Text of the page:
No matter what we learn about trends and sources, though, the mystery remains: who commissioned the book in the first place? What sort of person wanted this particular mix of texts? Do these books reflect the tastes of just one person or a group (like a monastery or a family)? Although we can do some detective work, like track down some names that appear in the manuscript or look for the most well-worn pages to tell us which texts were favourites within the manuscript, the truth is that we will never know the circumstances under which the reader chose these texts, or how much influence s/he had in their placement within the book. Just like with a mix tape, we can use a medieval book to get into the headspace of the person who made it, but we can never actually know his or her thoughts.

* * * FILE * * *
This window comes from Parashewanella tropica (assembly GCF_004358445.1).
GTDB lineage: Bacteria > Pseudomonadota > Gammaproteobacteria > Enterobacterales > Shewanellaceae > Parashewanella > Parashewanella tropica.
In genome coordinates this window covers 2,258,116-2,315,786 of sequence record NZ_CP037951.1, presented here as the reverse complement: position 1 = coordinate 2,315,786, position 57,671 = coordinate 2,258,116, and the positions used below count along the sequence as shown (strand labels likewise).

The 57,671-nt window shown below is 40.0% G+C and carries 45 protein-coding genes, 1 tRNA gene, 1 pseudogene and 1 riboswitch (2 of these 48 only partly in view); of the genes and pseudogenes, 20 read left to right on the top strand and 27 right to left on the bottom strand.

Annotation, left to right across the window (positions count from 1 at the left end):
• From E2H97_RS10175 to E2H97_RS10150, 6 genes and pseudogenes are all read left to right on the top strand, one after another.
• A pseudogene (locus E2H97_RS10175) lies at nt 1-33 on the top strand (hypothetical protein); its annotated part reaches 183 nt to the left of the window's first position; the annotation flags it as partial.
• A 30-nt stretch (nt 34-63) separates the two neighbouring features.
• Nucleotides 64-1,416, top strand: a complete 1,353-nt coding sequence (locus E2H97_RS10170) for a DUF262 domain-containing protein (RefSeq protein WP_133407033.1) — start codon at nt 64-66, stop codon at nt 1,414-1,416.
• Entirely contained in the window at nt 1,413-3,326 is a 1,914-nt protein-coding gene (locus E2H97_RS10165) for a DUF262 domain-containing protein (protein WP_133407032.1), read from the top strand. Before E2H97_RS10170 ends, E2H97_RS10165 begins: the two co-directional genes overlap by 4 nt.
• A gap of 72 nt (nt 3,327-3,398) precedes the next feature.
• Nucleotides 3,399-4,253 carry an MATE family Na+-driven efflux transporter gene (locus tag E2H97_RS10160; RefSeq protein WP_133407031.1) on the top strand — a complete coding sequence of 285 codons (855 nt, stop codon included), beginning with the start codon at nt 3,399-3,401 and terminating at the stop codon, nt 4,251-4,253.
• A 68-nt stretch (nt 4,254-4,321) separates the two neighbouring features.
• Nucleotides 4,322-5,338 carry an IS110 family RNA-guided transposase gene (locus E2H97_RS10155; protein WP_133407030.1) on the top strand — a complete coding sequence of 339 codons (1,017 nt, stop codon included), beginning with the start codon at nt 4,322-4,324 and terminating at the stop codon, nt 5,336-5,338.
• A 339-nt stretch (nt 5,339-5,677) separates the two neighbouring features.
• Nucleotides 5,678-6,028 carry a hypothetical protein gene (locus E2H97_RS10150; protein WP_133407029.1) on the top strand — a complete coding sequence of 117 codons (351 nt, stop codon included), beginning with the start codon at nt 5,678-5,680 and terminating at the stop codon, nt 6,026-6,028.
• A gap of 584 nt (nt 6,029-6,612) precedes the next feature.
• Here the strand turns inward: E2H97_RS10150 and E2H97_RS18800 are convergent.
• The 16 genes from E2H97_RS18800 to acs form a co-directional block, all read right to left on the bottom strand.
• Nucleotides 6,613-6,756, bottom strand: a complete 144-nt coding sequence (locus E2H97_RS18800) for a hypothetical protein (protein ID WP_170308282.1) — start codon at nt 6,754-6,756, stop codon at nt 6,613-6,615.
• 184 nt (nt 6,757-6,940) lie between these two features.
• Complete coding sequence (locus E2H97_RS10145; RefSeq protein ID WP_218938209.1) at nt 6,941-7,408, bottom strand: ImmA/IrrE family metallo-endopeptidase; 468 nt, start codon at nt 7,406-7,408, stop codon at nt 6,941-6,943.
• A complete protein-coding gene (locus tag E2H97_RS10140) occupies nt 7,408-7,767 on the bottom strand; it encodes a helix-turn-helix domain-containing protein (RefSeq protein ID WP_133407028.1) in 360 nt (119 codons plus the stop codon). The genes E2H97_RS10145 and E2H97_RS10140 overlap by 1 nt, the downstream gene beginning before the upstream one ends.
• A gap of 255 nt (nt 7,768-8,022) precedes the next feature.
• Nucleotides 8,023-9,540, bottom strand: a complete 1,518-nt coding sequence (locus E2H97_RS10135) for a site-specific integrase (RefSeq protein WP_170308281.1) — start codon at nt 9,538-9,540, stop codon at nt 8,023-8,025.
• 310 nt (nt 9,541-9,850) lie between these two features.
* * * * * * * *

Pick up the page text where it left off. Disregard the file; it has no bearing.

Never knowing who made the mix tape doesn’t diminish the pleasure you get from listening to it, just as never knowing who wanted to read about monsters and saints doesn’t diminish the pleasure of reading a medieval manuscript. For me, the mystery of who’s behind the miscellanies just adds one more fascinating dimension. For a whole lot more on medieval books and what their individual quirks can tell us, take a look at Erik Kwakkel’s Medievalbooks blog.
Top Image: Opening section of the Beowulf Manuscript – British Library